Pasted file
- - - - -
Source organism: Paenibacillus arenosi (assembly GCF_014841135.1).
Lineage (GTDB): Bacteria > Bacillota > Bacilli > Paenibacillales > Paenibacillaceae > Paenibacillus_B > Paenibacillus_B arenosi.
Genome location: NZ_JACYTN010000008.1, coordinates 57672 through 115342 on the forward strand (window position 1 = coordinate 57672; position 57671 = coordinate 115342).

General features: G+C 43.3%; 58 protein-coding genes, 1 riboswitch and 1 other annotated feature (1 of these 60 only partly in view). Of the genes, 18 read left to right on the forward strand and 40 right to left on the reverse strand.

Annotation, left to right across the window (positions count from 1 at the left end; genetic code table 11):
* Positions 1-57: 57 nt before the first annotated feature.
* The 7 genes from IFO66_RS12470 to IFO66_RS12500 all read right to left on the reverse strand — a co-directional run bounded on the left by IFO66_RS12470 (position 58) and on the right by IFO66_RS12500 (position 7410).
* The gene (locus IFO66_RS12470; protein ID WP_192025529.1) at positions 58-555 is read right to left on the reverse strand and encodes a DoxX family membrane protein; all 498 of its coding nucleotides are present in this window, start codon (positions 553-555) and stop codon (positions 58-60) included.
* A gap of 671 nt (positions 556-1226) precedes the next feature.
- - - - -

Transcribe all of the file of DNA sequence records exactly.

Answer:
Source organism: Paenibacillus arenosi (assembly GCF_014841135.1).
Lineage (GTDB): Bacteria > Bacillota > Bacilli > Paenibacillales > Paenibacillaceae > Paenibacillus_B > Paenibacillus_B arenosi.
Genome location: NZ_JACYTN010000008.1, coordinates 57672 through 115342 on the forward strand (window position 1 = coordinate 57672; position 57671 = coordinate 115342).

General features: G+C 43.3%; 58 protein-coding genes, 1 riboswitch and 1 other annotated feature (1 of these 60 only partly in view). Of the genes, 18 read left to right on the forward strand and 40 right to left on the reverse strand.

Annotation, left to right across the window (positions count from 1 at the left end; genetic code table 11):
* Positions 1-57: 57 nt before the first annotated feature.
* The 7 genes from IFO66_RS12470 to IFO66_RS12500 all read right to left on the reverse strand — a co-directional run bounded on the left by IFO66_RS12470 (position 58) and on the right by IFO66_RS12500 (position 7410).
* The gene (locus IFO66_RS12470; protein ID WP_192025529.1) at positions 58-555 is read right to left on the reverse strand and encodes a DoxX family membrane protein; all 498 of its coding nucleotides are present in this window, start codon (positions 553-555) and stop codon (positions 58-60) included.
* A gap of 671 nt (positions 556-1226) precedes the next feature.